LaGrange alters food truck ordinance, LPD to review security at city properties

Published 10:00 am Wednesday, January 13, 2021

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The LaGrange City Council passed a change to the city ordinance governing food trucks on Tuesday night.

The first part of the ordinance carves out an exception for restaurants and event centers in the C-2 central business and C-3 general commercial zoning districts that allows them to operate food trucks on their own lots whenever they want, as long as they want.

Other vendors have a durational restriction, which was put in place years ago to prevent out-of-town trucks from competing with local brick-and-mortar restaurants. All food trucks were previously subject to the durational restriction, but the new ordinance makes some local businesses exempt.

The durational requirement itself, which still applies to other food trucks, will also change. Previously, trucks could stay for 10 consecutive days and then had to leave for 60 days. Under the new ordinance, they can stay for three days out of the week.

Durational requirements do not apply for events on public property sanctioned and approved by Downtown LaGrange or the Troup County Parks and Recreation Commission.

The topic of produce vendors was discussed at the council’s work session Tuesday morning. Council Member Nathan Gaskin had previously asked whether similar leeway could be given to mobile vendors who sell fruits and vegetables, “the guy that sells the collard greens, the guy that sells the watermelons, the guy that sells the peaches.”

City Attorney Jeff Todd said those vendors are governed by a separate, “transient merchants” ordinance.

Mayor Jim Thornton expressed support, saying he “would love to do anything I can to encourage people in LaGrange to eat more vegetables.” He would like the Downtown Development Authority to be consulted however, as it could affect the weekend markets hosted by the DDA.

“We have the Niemen Marcus of produce in District 2,” Councilman Willie Edmondson said. “I mean, all the finest vegetables.”

The council agreed to address the produce vendors in a separate ordinance change in the near future.

Also at the work session, Thornton told council members that, following the deadly riot at the U.S. Capitol, he had asked the LaGrange Police Department to review security measures at City Hall and other buildings.

“In light of some of the recent events around the country, a couple of council members reached out to me about security assessment for city hall, for council meetings, etc.,” Thornton said. “And so, I have requested [LPD] Chief Dekmar to do a comprehensive threat assessment for all city properties.”

Thornton said the assessment could result in more security cameras, limited access or extra security personnel in the future. He hopes Dekmar and LPD could present to the council at its Jan. 26 meeting.

In other business, the council held a public hearing and first reading for a proposal to annex and zone property at 71 Busch Drive. Wild Leap Brewing Co. wants the property to be annexed into the city and plans to use the property as a warehouse. Nobody spoke in favor or against the proposal.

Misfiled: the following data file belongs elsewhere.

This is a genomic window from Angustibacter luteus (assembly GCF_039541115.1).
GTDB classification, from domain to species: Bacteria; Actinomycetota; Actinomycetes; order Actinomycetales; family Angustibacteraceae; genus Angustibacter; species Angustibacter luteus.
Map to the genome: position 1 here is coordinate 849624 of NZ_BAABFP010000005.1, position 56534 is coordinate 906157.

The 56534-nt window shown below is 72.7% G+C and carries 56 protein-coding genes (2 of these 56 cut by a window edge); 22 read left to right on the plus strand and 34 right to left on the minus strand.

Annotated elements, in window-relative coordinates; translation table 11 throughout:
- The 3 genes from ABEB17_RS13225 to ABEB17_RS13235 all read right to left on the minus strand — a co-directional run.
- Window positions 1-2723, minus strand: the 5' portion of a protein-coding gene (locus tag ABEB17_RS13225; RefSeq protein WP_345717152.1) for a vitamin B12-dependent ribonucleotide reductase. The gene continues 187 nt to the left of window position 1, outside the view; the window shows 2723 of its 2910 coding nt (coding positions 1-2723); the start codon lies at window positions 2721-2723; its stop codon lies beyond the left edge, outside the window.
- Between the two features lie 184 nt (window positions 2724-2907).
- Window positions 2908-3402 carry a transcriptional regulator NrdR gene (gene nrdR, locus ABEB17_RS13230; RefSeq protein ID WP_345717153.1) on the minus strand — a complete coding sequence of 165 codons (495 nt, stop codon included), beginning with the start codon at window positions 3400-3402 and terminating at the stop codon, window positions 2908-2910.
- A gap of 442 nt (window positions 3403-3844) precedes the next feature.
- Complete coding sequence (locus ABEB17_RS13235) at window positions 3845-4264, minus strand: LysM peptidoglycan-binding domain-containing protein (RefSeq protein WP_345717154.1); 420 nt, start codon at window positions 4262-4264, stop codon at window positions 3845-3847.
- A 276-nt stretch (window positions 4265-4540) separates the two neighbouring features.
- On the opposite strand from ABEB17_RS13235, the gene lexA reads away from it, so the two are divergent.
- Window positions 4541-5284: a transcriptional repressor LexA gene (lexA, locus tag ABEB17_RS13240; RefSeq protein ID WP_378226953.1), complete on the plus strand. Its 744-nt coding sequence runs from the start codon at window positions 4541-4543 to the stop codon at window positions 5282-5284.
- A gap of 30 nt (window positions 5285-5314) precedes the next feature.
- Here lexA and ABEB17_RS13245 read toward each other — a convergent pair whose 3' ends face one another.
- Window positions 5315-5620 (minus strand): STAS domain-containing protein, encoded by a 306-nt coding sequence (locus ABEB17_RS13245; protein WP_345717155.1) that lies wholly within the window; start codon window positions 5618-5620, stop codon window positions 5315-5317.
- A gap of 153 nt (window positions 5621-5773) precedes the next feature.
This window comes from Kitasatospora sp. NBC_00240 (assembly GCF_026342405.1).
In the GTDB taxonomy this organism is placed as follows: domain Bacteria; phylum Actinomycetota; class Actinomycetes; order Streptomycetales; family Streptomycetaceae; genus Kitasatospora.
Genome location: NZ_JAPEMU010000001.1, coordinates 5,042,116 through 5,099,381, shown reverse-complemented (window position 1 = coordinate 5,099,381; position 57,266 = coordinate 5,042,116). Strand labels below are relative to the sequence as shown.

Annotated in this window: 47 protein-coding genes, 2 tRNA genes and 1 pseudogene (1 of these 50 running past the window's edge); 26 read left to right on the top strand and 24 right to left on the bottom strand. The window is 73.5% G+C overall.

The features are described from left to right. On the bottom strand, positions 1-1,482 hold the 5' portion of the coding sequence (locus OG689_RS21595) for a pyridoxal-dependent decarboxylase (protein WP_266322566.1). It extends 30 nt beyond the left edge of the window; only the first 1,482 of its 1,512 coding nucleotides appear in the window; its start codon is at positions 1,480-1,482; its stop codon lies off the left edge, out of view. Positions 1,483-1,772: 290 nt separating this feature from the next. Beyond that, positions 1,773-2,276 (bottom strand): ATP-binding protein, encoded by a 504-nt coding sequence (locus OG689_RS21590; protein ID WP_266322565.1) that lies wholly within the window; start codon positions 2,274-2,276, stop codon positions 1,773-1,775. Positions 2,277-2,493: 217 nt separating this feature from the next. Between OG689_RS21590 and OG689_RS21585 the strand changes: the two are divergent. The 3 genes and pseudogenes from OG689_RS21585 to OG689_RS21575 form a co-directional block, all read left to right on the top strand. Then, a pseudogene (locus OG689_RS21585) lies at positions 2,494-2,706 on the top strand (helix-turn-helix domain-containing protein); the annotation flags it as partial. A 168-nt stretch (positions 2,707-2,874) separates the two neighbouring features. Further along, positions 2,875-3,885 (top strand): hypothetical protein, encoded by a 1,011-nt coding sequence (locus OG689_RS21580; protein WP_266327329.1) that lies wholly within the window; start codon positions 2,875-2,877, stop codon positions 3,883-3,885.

City staff have recommended the property be zoned general industrial. The county has no issue with the property being annexed, staff indicated.

A public hearing was set for Feb. 9 to consider rezoning property at 111 and 115 Fort Drive from R-3 residential to C-3, to be used as a warehouse.

The council established qualifying fees for the November municipal elections. The mayor’s seat, as well as the seats held by Gaskin, Tom Gore and Jim Arrington, will be on the ballot. To run for city council, the qualifying fee is $288. For the mayoral election, it will be $360.

Finally, the council approved a host of board and agency appointments. Tom Gore was elected Mayor Pro Tem for 2021, succeeding Nathan Gaskin. The council has had an informal policy of rotating the Mayor Pro Tem role among all members for several years.

Every appointee wished to be reappointed, and all were approved. They were:

  • Carolyn Haamid was reappointed for a one-year term to Community Action for Improvement
  • Tommy Wood was reappointed for a five-year term to the Construction Board of Adjustment and Appeals
  • Speer Burdette was reappointed for a five-year term to the LaGrange Development Authority
  • Jim Thornton, Mark Mitchell, LeGree McCamey, Willie Edmondson, Tom Gore, Nathan Gaskin, Jim Arrington and Meg Kelsey were reappointed for one-year terms to the LaGrange Governmental Finance Corporation
  • Richard Freeman was reappointed for a three-year term to the LaGrange Memorial Library
  • Luther Jones was reappointed for a one-year term to the LaGrange Troup County Memorial Park Board
  • James Baker was reappointed for a one-year term as Municipal Court Judge
  • Luther Jones was reappointed for a one-year term as Assistant Municipal Court Judge
  • Tom Gore was reappointed for a one-year term to the Records Committee
  • Jim Thornton, Mark Mitchell, LeGree McCamey, Willie Edmondson, Tom Gore, Nathan Gaskin and Jim Arrington were reappointed for one-year terms to the Solid Waste Management Authority
  • Norma Tucker was reappointed for a one-year term to the Troup County Board of Health
  • John Brant was reappointed for a one-year term to the Troup County FEMA Board